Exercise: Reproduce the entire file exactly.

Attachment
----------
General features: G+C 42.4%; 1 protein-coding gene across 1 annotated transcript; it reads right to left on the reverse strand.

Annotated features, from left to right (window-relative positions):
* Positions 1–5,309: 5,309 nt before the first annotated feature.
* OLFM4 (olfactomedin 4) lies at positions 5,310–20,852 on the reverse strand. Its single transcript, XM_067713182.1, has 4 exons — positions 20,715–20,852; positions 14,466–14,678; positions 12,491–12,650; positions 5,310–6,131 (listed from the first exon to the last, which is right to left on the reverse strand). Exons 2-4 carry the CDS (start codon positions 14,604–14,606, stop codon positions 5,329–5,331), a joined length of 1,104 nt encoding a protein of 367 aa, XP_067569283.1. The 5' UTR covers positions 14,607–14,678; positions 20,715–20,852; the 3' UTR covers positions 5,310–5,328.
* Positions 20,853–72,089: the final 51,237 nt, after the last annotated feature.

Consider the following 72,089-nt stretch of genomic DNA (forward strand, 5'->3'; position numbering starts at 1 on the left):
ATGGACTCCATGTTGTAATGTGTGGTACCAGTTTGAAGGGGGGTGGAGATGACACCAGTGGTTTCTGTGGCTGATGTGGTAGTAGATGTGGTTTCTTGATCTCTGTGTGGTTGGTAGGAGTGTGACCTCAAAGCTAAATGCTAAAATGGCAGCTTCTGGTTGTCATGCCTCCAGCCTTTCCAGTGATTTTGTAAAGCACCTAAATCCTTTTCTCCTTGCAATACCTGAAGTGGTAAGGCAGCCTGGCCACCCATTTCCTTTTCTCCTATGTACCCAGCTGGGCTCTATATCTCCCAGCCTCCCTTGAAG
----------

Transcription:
General features: G+C 42.4%; 1 protein-coding gene across 1 annotated transcript; it reads right to left on the reverse strand.

Annotated features, from left to right (window-relative positions):
* Positions 1–5,309: 5,309 nt before the first annotated feature.
* OLFM4 (olfactomedin 4) lies at positions 5,310–20,852 on the reverse strand. Its single transcript, XM_067713182.1, has 4 exons — positions 20,715–20,852; positions 14,466–14,678; positions 12,491–12,650; positions 5,310–6,131 (listed from the first exon to the last, which is right to left on the reverse strand). Exons 2-4 carry the CDS (start codon positions 14,604–14,606, stop codon positions 5,329–5,331), a joined length of 1,104 nt encoding a protein of 367 aa, XP_067569283.1. The 5' UTR covers positions 14,607–14,678; positions 20,715–20,852; the 3' UTR covers positions 5,310–5,328.
* Positions 20,853–72,089: the final 51,237 nt, after the last annotated feature.

Consider the following 72,089-nt stretch of genomic DNA (forward strand, 5'->3'; position numbering starts at 1 on the left):
ATGGACTCCATGTTGTAATGTGTGGTACCAGTTTGAAGGGGGGTGGAGATGACACCAGTGGTTTCTGTGGCTGATGTGGTAGTAGATGTGGTTTCTTGATCTCTGTGTGGTTGGTAGGAGTGTGACCTCAAAGCTAAATGCTAAAATGGCAGCTTCTGGTTGTCATGCCTCCAGCCTTTCCAGTGATTTTGTAAAGCACCTAAATCCTTTTCTCCTTGCAATACCTGAAGTGGTAAGGCAGCCTGGCCACCCATTTCCTTTTCTCCTATGTACCCAGCTGGGCTCTATATCTCCCAGCCTCCCTTGAAG